The next chancellor of Pennsylvania's 14 state-owned universities likely will be chosen today from among three finalists by the State System of Higher Education's board of governors, which has scheduled a special conference call meeting.
No matter which candidate prevails, the search to fill Pennsylvania's highest paid state government job is different from past searches in at least one significant -- and some say, troubling -- respect.
It was conducted under an order of secrecy so complete that several dozen system officials and others who took part in interviews with the finalists were required to sign nondisclosure agreements to protect the candidates' identities.
The State System traditionally makes public the finalists for presidential searches on its 14 university campuses. It never before clamped a start-to-finish confidentiality order on any chancellor search.
But system leaders this time decided the applicant pool for the $327,500-a-year job would be stronger if those seeking it did not have to fear their current employers would learn they are job hunting.
So board members added confidentiality language to their first-ever written policy governing chancellor searches. It was approved in January as the search began.
Among those voting for the measure was Ronald Tomalis, who as state education secretary served on the State System's board. Mr. Tomalis stepped down as secretary May 31 and reportedly is a finalist for the chancellor position, though officials citing the new confidentiality rules say they can not confirm if he or anyone else is a finalist.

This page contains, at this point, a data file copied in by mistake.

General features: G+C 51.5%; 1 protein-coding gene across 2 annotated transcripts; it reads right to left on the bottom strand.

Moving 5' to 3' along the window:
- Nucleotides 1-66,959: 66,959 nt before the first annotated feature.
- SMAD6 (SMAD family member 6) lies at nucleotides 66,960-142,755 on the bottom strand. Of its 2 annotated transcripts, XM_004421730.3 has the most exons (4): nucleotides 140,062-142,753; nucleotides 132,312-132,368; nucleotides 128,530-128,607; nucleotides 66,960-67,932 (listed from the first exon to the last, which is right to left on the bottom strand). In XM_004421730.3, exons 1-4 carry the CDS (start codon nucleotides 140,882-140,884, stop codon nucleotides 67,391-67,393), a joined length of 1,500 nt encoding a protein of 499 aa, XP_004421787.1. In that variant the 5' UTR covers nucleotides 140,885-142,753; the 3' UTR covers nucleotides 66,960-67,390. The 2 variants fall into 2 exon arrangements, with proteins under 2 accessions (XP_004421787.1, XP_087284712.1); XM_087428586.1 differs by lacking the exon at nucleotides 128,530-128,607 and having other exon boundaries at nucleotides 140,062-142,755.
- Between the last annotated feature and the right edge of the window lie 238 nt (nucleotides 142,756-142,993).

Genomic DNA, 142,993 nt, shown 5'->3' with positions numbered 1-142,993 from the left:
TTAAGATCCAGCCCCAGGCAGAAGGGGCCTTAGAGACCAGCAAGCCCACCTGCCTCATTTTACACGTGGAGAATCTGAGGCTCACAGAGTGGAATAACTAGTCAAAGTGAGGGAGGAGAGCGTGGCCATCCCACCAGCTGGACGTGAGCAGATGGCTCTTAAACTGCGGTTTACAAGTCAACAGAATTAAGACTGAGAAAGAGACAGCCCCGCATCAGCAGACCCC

Kenn Marshall, a State System spokesman, said there is nothing sinister about the secrecy.
"It's not that we're trying to hide anything from the public," he said. "The board just wanted to ensure the best possible candidates."
He could not cite an instance in which public disclosure weakened any of the three previous chancellor searches conducted since the State System's creation in 1982. But he said similar posts are filled confidentially in other states, noting California and New York as examples.
"We're not alone in doing this," he said.
But state Auditor General Eugene DePasquale said he believes searches ought to be public unless there is a significant policy benefit. He said he is unconvinced one exists in this case and believes the policy should change.
"If there was an event in the past where they didn't get the best candidates or have the opportunity to get the best candidates, I'm open to that, but you've got to show the facts," he said.
Otherwise, he said, "The public should be aware of it. They should at least know who the names are."
Barry Kauffman, executive director of Common Cause Pennsylvania, said he understands that candidates want to job hunt discretely. But ultimately, he said, picking the leader of a 115,000-student system that employs 12,500 people is a major governmental decision that is better informed when at least the finalists face public scrutiny.
Bill Schackner: firstname.lastname@example.org or 412-263-1977.